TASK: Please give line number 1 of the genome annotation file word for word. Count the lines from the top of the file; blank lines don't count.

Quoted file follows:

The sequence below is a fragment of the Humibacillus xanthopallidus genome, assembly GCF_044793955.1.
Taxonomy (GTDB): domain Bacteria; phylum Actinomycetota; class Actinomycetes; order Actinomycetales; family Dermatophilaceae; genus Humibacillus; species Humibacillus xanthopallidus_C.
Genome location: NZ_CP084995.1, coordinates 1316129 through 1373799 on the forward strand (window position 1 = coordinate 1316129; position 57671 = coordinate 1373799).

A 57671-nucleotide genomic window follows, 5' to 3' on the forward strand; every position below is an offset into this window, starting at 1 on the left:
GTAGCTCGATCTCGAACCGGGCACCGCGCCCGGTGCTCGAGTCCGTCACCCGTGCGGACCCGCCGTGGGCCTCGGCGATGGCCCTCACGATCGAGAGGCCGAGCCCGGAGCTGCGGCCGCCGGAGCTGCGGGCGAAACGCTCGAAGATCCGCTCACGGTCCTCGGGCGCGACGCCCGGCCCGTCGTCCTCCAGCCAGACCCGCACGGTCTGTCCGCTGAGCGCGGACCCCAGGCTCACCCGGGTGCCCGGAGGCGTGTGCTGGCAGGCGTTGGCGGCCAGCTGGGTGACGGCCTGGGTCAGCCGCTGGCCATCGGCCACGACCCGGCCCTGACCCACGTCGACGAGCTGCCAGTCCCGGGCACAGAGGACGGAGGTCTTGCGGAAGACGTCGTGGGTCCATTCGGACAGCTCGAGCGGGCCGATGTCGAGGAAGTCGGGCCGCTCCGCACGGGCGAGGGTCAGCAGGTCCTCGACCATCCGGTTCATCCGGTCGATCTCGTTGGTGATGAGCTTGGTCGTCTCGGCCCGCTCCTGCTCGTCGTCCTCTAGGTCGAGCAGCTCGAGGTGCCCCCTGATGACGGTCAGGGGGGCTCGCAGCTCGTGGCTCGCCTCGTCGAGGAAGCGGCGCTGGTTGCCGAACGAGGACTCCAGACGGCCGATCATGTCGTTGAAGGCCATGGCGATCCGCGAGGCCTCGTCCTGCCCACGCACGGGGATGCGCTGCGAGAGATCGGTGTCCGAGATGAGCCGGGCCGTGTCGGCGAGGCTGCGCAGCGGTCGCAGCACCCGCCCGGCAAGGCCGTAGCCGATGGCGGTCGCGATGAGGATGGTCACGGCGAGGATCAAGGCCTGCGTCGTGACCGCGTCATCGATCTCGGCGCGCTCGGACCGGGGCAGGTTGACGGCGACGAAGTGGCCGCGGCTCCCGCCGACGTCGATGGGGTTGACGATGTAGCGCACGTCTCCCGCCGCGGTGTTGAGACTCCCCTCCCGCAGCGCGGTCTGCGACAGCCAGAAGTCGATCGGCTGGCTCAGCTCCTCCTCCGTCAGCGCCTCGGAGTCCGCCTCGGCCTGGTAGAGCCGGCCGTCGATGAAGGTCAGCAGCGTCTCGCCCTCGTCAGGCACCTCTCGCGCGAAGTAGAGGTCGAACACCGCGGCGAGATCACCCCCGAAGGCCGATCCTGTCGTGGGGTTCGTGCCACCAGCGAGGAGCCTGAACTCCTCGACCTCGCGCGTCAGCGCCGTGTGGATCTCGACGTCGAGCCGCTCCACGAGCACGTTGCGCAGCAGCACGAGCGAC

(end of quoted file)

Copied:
The sequence below is a fragment of the Humibacillus xanthopallidus genome, assembly GCF_044793955.1.